The room was silent, the air still. Sweat dampened her clothes and hair leaving them clinging to glistening skin. Standing by the lone window, arms held tightly across her stomach, tension rolled off her in waves which were almost visible.
Not for the first time I wondered how a figment of my imagination, a wisp of a dream, could seem so real I could almost reach out and touch her.
There were times when I thought I knew her better than I did myself, others I was left thinking she was a stranger, separate. Thinking of her blazing blue eyes, they often seemed endless wells, which if I fell into them, I would lose myself forever.
I tossed myself onto the bed, pointedly keeping my eyes on the yellowing paint on the ceiling.
Sitting at her desk, looking at the assignment written on the board, she saw proof of her belief teachers had a morbid sense of humor.
“Write your own eulogy.”
All things considered, it could be seen as an omen of sorts, how such a dark subject tied in so well with her own thoughts. She opened her notebook to a blank page; holding her pen over the page she thought about what to write. Truth or exaggeration? While she figured he classmates would write fanciful accounts of impossible deeds and accomplishments, she had no desire for such nonsense. No, something deep inside demanded truth. Raw, unblemished truth. The sort which didn’t bring comfort to the reader. Dark and sadistic, the words began to form before the pen touched paper.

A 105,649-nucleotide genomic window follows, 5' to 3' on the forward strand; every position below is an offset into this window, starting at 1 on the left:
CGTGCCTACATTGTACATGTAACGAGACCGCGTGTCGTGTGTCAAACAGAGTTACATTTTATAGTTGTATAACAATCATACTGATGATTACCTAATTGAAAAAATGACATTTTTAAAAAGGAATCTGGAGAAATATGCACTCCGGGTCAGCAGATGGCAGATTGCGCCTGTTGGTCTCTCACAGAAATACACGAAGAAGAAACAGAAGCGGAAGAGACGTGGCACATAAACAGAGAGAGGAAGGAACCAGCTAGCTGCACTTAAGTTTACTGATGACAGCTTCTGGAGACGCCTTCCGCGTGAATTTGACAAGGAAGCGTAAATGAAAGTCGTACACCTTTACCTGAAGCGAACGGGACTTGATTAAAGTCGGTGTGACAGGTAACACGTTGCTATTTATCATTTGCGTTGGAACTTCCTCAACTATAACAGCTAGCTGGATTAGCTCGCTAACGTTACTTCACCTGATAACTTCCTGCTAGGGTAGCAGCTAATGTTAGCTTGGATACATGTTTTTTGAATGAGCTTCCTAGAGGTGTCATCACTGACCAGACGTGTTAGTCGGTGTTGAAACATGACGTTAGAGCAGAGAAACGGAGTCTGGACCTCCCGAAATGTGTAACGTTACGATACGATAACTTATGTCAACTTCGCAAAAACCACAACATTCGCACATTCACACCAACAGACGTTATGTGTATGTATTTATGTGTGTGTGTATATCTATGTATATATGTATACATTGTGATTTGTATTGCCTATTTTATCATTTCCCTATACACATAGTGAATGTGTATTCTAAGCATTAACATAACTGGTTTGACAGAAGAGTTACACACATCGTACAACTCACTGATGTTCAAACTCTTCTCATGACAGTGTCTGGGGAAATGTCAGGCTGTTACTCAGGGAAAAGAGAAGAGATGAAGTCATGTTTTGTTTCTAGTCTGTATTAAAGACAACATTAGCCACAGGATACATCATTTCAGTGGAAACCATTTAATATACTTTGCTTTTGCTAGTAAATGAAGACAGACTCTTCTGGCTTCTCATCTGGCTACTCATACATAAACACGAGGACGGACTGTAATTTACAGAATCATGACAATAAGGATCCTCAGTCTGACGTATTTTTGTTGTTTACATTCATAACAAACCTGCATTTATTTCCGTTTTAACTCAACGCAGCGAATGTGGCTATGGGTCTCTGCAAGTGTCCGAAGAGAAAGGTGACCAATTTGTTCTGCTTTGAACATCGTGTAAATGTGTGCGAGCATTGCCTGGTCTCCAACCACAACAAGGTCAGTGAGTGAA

“ Erin died today. One moment she was here and the second she was not. Few took note of it and fewer still cared. What she might have accomplished, what her dreams were, her hopes or fears went with her as silently as she did herself.
There was no viewing, no pictures nor flowers, No one stood to speak of her or for her, the funeral hall was dark and silent as it should be. There was no funeral, no mourners, no priest to talk her into eternity. Only the cold dark of a grave no one would visit. No headstone or marker. Nothing to note her passage across this Earth.
Only this eulogy buried in a stack of ungraded papers and she was fine with that.”
She doubted anyone really cared one way or the other, it was just a kid’s scribbling to fill a page and get a grade no one would remember.
By Kira A. Moore
A furrowed brow.
A down turned lip.
A flared nostril.
An indrawn breath.
A raised fist.
An unexpected blow.
Home should never be simply a box where you go when there is no where else, an empty shell filled with uncertainty and fear.
She knew, deep down, what she was doing was irresponsible, possibly even dangerous. She also knew, if she were honest with herself, there was a part of her, dark and sinister, which longed for the worst.
As evening falls, she sits at her bedroom window, enjoying the stray breeze. Her thoughts reach out to embrace the slowly spreading shadows wishing they would reach out and spirit her away. Behind her the radio plays softly.
By Kira A. Moore
No one warns you about the small places, the small towns with small schools, small churches, small minds, and smaller hearts.
She preferred the lonely places, the forgotten, the abandoned. Silent parks and empty roads called to her, any place where there was no one else. The wind of her passage was her dearest companion, a friend and comforter, asking no questions and making no demands.
By Kira A. Moore
In the rain,